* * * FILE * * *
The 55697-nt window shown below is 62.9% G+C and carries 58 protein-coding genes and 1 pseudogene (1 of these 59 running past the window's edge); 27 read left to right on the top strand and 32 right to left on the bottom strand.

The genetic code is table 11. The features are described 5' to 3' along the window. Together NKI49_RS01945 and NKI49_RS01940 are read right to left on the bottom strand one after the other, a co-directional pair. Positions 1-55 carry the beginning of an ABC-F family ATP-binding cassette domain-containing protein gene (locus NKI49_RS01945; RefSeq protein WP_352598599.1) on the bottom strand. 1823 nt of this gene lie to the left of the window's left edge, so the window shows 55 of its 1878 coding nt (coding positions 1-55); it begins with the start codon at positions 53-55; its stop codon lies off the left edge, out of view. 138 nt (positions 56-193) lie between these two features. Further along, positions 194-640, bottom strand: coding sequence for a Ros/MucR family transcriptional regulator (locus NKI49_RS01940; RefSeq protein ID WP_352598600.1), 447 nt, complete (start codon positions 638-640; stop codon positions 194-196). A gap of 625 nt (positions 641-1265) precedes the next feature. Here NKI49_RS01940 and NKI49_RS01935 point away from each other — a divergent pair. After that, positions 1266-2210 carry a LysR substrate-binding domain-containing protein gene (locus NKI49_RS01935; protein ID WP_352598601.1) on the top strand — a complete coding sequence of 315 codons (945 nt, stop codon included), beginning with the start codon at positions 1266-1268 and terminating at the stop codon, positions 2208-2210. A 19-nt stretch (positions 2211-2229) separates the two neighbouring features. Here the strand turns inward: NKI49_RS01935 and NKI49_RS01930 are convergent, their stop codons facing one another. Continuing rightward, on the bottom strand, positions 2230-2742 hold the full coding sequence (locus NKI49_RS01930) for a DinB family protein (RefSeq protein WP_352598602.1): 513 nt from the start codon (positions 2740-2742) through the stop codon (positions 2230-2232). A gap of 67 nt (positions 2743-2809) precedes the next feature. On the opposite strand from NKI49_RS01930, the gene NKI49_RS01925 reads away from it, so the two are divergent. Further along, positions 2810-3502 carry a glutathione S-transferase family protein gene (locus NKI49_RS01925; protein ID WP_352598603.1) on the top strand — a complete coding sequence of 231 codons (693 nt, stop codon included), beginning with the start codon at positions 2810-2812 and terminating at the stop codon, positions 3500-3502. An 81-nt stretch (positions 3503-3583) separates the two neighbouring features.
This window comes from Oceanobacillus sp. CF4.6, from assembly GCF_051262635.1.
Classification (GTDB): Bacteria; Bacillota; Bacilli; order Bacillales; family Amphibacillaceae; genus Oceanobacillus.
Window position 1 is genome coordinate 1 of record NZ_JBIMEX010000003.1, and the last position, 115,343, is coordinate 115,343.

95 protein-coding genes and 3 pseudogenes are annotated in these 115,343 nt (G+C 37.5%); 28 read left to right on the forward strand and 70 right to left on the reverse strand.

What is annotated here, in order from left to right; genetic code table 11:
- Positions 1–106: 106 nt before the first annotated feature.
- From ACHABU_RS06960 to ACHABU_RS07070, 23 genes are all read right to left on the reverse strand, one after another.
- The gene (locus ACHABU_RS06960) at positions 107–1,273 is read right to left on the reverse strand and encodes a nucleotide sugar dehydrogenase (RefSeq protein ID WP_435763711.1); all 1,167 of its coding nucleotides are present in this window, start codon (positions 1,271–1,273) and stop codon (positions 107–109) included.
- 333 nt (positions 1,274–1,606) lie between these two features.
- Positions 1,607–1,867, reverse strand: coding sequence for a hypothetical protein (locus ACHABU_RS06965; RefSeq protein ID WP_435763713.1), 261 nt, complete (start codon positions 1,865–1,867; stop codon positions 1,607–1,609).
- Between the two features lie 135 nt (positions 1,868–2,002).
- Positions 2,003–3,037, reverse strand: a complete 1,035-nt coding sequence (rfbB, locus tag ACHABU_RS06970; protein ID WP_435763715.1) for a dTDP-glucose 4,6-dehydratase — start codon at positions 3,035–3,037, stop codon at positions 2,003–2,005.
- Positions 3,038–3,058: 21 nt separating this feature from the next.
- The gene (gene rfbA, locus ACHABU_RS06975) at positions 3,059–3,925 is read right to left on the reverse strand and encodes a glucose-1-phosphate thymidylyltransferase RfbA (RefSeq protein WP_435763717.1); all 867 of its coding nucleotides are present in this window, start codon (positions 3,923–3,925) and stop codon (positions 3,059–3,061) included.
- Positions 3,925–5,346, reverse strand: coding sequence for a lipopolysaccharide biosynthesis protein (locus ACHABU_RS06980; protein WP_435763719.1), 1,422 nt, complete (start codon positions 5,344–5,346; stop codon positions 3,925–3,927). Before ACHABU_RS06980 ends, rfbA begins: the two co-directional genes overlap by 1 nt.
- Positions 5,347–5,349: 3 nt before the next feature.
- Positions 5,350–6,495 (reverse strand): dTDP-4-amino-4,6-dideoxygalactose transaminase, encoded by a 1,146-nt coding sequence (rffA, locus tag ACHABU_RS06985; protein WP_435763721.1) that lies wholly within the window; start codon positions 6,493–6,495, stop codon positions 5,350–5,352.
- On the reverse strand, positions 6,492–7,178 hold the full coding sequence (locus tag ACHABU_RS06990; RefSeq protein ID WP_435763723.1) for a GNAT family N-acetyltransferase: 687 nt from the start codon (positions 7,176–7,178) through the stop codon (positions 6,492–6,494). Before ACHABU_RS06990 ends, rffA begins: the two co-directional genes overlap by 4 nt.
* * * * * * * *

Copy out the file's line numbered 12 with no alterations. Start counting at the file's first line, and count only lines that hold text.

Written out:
- Positions 1,607–1,867, reverse strand: coding sequence for a hypothetical protein (locus ACHABU_RS06965; RefSeq protein ID WP_435763713.1), 261 nt, complete (start codon positions 1,865–1,867; stop codon positions 1,607–1,609).